Traumatic Cervical Syndrome

Traumatic cervical syndrome, or whiplash, is one of the most common auto accident injuries. Whiplash happens when the neck is forced through a series of movements at a rate faster than the bones, muscles, and ligaments can accommodate. The crash forces the head forward slightly, then backward violently, forward to recoil (though less forcefully), and finally to a neutral, stationary position. Injury to the neck occurs in both the backward movement, in which the neck is hyperextended, and in the forward flexion, when the chin hits the chest. Types of injuries that might occur include torn muscles and ligaments, nerve inflammation, and vertebral misalignment. Symptoms like swelling and/or tenderness in the neck, sore throat and/or loss of voice, trouble swallowing, jaw problems, shoulder and back pain, vomiting, and flashing lights in the visual field are common with these injuries.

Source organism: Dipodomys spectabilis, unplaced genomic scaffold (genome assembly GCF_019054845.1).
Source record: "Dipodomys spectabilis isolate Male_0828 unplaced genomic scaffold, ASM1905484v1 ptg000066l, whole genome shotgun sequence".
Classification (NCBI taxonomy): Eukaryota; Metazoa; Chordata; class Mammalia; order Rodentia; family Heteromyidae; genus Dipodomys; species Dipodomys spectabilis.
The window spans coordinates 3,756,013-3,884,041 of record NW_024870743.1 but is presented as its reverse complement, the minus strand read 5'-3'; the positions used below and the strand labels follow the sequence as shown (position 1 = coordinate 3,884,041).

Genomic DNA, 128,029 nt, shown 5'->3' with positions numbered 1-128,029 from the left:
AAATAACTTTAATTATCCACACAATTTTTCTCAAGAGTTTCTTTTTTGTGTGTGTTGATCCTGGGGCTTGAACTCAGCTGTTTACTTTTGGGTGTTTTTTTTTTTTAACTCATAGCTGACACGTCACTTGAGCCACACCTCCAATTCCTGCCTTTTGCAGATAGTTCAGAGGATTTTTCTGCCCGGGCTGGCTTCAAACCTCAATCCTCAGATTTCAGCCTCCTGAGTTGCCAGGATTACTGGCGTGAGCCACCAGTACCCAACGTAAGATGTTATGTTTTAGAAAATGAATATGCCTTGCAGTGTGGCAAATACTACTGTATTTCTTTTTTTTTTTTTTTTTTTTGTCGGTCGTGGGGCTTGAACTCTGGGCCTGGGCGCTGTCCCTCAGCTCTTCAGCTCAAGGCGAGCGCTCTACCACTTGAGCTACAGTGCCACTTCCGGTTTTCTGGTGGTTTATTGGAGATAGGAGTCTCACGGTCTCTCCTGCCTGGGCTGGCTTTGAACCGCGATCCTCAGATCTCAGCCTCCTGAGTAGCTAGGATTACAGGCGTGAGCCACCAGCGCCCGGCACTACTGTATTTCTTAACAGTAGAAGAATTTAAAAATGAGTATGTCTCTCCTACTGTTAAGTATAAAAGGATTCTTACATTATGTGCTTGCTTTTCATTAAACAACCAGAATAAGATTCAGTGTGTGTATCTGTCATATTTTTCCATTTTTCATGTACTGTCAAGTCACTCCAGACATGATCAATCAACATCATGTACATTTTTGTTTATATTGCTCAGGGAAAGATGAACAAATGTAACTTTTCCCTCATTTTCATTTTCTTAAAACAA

As with other minor accident injuries, a person suffering from whiplash may not realize the extent of injury for a few days. The victim will then notice pain during movement of the neck as well as loss of motion or stiffness when the head is tipped back. Other symptoms of whiplash include light headedness or dizziness, difficulty in concentration, short-term memory loss, insomnia, painful tingling sensations, weakness in the muscles of the neck and shoulder, visual disturbances or blurred vision, and ringing in the ears.

It would not be surprising for the victim to also experience fatigue and irritability. The trauma of the event itself, added to pain and disability created stress that may linger even into the stages of treatment and recovery.

Understanding what to do when an accident happens and what types of injuries can occur may save you time, money and long-term medical care, but a prompt physical examination is the best advice.